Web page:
Super-resolution techniques like PALM and STORM require accurate localization of single fluorophores detected using a CCD. Popular localization algorithms inefficiently assume each photon registered by a pixel can only come from an area in the specimen corresponding to that pixel (not from neighboring areas), before iteratively (slowly) fitting a Gaussian to pixel intensity; they fail with noisy images. We present an alternative; a probability distribution extending over many pixels is assigned to each photon, and independent distributions are joined to describe emitter location. We compare algorithms, and recommend which serves best under different conditions. At low signal-to-noise ratios, ours is 2-fold more precise than others, and 2 orders of magnitude faster; at high ratios, it closely approximates the maximum likelihood estimate.
© 2012 OSA
Techniques for ‘super-resolution’ fluorescence microscopy like PALM (photo-activation localization microscopy)  and STORM (stochastic optical reconstruction microscopy)  depend upon precise localization of single fluorophores. Such localization represents a challenge, as photons emitted from a point source are detected by a CCD to yield a pixelated image; then, relevant information in the pixels must be used to deduce the true location of the point source. The various localization methods currently in use differ in precision and speed. For example, minimizing least-square distances (MLS) and maximum likelihood estimation (MLE) fit a Gaussian distribution to pixel intensities before estimating a fluor’s location; MLS is the most popular but less precise, while MLE is more involved but can achieve the theoretical minimum uncertainty [3–5]. Both are iterative and so computationally intensive; consequently, attempts have been made to maximize accuracy and minimize computation time [6–9]. More problematic, fitting implies an underlying model, which can introduce errors, especially at low signal-to-noise ratios (S:N). The straightforward center-of-mass (CM) estimate  has the advantages of simplicity and speed, but is considered less accurate than the iterative methods (mistakenly, as we shall see); as a result, it is not being used for PALM/STORM.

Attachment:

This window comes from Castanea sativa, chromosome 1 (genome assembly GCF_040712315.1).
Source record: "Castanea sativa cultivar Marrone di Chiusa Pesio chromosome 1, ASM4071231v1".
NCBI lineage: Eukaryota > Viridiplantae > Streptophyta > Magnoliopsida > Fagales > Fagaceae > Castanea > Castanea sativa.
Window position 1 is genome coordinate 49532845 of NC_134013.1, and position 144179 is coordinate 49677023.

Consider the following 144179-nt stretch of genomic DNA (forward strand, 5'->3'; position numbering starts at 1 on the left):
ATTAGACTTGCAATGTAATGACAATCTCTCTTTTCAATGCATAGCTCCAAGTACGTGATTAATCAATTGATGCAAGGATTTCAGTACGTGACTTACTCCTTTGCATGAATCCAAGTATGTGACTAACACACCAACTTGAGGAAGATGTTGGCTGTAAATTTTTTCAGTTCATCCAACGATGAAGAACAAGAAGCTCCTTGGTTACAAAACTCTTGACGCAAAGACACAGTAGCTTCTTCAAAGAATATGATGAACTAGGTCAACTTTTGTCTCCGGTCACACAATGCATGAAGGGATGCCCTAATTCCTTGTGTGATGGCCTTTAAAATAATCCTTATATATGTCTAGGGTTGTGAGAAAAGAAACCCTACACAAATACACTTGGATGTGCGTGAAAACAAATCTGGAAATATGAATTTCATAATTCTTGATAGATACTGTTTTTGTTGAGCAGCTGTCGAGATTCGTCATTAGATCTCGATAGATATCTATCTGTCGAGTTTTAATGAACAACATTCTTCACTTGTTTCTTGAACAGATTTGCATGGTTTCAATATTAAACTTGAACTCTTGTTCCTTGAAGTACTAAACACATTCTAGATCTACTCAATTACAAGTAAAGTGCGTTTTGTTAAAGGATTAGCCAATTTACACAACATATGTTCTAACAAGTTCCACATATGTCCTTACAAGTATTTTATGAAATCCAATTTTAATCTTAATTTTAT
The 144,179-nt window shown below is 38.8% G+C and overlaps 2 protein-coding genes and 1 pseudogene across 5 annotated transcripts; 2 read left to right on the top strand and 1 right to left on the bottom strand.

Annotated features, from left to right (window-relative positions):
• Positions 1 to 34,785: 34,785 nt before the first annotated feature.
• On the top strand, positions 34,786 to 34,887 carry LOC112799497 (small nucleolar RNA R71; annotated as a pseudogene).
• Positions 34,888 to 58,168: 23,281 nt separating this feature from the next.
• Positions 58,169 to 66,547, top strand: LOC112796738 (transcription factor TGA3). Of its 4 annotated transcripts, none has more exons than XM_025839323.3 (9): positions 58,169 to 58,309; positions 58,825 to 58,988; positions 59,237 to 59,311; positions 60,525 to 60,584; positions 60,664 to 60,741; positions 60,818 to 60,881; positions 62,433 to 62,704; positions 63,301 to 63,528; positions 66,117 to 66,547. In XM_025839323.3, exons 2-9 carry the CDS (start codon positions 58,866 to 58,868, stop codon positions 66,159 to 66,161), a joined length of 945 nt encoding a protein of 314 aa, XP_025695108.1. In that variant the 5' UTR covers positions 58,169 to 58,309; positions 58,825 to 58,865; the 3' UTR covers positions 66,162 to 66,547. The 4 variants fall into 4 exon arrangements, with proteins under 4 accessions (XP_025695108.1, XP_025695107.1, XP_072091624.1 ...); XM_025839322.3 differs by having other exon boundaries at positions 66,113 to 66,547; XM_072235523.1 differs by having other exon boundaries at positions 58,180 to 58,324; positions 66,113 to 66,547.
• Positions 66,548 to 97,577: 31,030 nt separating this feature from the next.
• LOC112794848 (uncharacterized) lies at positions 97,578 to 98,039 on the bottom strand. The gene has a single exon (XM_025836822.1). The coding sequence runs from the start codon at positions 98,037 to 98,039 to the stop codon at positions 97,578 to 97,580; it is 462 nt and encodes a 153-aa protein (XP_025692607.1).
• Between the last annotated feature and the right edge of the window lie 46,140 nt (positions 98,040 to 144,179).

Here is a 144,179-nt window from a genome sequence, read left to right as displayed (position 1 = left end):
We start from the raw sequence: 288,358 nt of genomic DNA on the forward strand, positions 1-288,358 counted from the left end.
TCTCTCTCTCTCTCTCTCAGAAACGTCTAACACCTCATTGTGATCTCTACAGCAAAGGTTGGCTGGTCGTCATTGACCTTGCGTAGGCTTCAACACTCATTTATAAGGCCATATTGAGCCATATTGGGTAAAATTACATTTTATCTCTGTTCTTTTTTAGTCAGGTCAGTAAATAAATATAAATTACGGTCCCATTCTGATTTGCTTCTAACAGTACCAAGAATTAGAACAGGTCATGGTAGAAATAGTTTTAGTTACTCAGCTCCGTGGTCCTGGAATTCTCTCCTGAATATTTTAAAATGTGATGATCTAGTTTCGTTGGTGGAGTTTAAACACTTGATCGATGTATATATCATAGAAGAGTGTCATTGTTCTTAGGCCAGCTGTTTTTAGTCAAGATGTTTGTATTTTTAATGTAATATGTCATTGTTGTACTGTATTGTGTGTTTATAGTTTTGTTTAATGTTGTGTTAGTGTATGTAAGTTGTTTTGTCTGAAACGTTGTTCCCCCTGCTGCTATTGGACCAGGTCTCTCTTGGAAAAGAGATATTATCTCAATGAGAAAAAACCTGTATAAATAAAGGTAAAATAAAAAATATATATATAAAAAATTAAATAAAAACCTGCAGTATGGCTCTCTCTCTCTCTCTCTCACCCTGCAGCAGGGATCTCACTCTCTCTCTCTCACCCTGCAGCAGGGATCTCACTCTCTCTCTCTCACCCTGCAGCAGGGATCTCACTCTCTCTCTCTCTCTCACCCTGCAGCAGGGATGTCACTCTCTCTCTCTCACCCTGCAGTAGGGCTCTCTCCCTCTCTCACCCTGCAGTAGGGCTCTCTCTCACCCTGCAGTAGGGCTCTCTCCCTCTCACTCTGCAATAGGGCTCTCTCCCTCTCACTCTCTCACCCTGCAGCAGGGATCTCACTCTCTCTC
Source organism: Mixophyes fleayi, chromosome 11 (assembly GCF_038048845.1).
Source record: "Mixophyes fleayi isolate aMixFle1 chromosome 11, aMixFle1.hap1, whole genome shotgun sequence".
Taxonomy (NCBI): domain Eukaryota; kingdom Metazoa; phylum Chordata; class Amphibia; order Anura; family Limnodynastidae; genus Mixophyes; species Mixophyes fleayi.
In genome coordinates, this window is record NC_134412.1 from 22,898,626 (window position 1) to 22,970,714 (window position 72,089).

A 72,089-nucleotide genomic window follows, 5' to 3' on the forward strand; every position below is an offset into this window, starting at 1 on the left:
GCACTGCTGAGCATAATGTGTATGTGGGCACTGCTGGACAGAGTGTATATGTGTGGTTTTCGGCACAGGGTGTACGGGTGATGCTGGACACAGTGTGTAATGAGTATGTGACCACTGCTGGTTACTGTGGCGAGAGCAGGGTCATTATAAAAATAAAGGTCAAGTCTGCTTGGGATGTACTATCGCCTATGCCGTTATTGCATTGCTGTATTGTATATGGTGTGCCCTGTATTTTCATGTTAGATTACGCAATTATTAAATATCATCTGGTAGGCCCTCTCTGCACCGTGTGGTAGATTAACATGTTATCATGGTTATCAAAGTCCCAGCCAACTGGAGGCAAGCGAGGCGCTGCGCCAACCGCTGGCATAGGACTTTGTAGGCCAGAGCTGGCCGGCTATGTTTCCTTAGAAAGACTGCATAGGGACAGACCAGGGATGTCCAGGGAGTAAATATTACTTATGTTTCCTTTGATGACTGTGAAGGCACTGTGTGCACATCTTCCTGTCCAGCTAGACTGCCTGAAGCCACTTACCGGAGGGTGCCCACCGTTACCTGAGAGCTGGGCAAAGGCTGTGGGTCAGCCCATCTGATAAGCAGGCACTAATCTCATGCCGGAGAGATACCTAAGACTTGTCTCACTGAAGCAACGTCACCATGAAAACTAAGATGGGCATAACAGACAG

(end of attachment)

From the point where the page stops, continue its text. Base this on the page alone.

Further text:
Borrowing principles from ‘pixel-less’ imaging – a technique that uses a photomultiplier as a detector  – we present a non-iterative (and so rapid) way of localizing fluors imaged with a CCD. Each photon registered in the image carries spatial information about the location of its source. As this information is blurred by the point-spread function (PSF) of the microscope, we use the PSF to define many independent probability distributions that describe the emitter’s possible locations – one for each photon in the population (Fig. 1(a) ). We then assume that all photons came from the same emitter (the usual and fundamental basis of localization), and aggregate probability distributions; the result is a joint distribution (JD) of the probability of the emitter’s location (Figs. 1(b) and 1(c)). Localization by JD is similar to a weighted form of CM, offering advantages in simplicity and speed, and – for the curious practitioner – we detail the differences between the two. We also compare the performance of the various methods both quantitatively (using computer-generated images) and qualitatively (using ‘real’ images). Our results enable us to recommend which approach to use with images containing different degrees of noise, depending on whether precision or speed is the priority. We find that the most popular – MLS – is never the algorithm of choice. At high signal-to-noise ratios, MLE yields the highest precision, while JD offers a quick, closed-form alternative; with very noisy images (where both MLS and MLE fail) JD proves the most accurate.